What is an Organ Transplant
An organ transplant is a surgical operation in which a failing or injured organ in the body is removed and replaced with a healthy, functioning one. Heart disease, diabetes, hepatitis, cystic fibrosis, cirrhosis, injury and birth defects may cause organ failure.
Organs that can be transplanted include:
- Vascularized composite allografts (VCAs), such as face and hand transplantation
Organs provided for transplant are given by a person called a donor. Doctors must match donors to recipients to reduce the risk of transplant rejection.
What are the symptoms of Organ Transplant Rejection?
General signs of rejection may include:
- Pain at the site of the transplant
- Feeling unwell
- Flu-like symptoms
- Weight changes
- Change in heart rate
- Urinating less often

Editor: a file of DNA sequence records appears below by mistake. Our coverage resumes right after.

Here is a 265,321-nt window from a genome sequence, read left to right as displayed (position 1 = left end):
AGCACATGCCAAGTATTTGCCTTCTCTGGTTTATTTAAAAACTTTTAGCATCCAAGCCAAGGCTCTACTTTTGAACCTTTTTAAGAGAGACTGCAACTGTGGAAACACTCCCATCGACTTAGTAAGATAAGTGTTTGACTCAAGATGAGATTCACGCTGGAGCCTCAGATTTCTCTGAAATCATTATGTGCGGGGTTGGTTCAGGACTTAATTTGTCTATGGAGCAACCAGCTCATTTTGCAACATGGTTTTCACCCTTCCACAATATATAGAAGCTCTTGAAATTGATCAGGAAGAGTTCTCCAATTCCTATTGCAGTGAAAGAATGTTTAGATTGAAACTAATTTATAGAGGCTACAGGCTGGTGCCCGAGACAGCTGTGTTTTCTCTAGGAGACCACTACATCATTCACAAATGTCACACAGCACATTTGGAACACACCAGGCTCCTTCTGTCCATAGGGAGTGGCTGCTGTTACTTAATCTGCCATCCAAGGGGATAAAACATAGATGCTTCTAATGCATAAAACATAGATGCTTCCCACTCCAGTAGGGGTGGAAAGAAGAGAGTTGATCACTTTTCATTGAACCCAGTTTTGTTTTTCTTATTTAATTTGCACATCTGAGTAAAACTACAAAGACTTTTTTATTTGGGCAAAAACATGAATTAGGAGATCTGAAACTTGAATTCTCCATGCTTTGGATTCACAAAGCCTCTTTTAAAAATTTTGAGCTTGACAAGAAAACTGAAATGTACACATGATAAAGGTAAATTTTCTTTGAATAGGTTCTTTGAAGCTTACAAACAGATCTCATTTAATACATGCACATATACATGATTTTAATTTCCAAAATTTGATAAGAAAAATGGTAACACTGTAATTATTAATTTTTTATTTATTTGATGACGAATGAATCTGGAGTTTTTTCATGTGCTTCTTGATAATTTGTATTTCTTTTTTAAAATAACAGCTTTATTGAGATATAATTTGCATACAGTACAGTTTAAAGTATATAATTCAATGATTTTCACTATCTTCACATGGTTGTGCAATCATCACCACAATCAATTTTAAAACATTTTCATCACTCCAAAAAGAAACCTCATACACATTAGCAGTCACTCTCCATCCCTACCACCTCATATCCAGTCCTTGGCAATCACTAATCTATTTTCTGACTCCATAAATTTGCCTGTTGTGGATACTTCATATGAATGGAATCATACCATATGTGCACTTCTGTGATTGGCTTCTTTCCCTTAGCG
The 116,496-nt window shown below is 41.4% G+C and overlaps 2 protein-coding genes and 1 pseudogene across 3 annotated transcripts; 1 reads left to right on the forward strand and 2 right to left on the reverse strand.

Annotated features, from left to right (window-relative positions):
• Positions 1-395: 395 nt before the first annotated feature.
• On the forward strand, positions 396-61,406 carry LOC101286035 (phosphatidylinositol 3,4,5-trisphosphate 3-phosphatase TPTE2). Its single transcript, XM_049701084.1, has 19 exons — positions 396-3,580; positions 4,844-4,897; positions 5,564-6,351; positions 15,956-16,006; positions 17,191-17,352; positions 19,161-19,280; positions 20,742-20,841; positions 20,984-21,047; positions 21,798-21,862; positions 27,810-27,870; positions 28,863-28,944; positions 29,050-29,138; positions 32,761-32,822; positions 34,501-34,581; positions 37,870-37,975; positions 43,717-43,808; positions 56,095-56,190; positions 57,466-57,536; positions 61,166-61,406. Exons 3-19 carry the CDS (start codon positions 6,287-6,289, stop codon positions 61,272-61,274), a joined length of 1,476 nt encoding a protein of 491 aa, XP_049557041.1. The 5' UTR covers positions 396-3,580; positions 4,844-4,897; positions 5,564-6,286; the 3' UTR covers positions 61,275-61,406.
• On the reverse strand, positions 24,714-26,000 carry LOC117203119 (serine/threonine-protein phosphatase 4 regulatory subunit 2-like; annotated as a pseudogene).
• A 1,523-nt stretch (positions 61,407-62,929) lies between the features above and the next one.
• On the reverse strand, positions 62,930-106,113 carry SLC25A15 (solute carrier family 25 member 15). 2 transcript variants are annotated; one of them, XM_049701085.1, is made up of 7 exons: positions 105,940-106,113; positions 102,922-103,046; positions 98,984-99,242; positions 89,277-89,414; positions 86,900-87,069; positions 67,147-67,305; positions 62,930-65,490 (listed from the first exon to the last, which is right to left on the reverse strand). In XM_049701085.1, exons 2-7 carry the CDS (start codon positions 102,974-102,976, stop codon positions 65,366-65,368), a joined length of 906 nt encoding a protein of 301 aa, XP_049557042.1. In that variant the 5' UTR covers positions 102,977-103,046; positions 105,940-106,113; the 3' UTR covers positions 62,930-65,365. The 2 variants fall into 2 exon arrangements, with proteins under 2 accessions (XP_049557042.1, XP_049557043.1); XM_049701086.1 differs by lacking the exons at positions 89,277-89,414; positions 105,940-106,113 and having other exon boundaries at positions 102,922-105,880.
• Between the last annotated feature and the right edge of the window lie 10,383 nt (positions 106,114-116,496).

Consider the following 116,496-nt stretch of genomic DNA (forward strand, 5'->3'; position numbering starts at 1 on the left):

What Causes Organ Transplant Rejection?
Rejection is when the organ recipient’s immune system recognizes the donor organ as foreign and attacks the transplanted organ. It often occurs when your immune system detects things like bacteria or a virus. Some degree of rejection occurs with every transplant, but how clinically significant the rejection depends on the individual.
What Treatment is used to Prevent Transplant Rejection?
The key in keeping these immune cells from attacking the new organ is to take immunosuppressant (anti-rejection) medications. These medications prevent rejection by slowing down or “suppressing” the immune system and typically must be taken for the lifetime of the transplanted infection.
How does Noble help me manage my Organ Transplant?
At Noble Health Services, we offer a variety of medications to help you treat your symptoms. We help you manage your condition through our Signature Care Program, which includes medication delivery, 24/7/365 on-call support, benefits and co-pay assistance and more. For more information on what Organ Transplant medications we offer, please view the organ transplant enrollment form.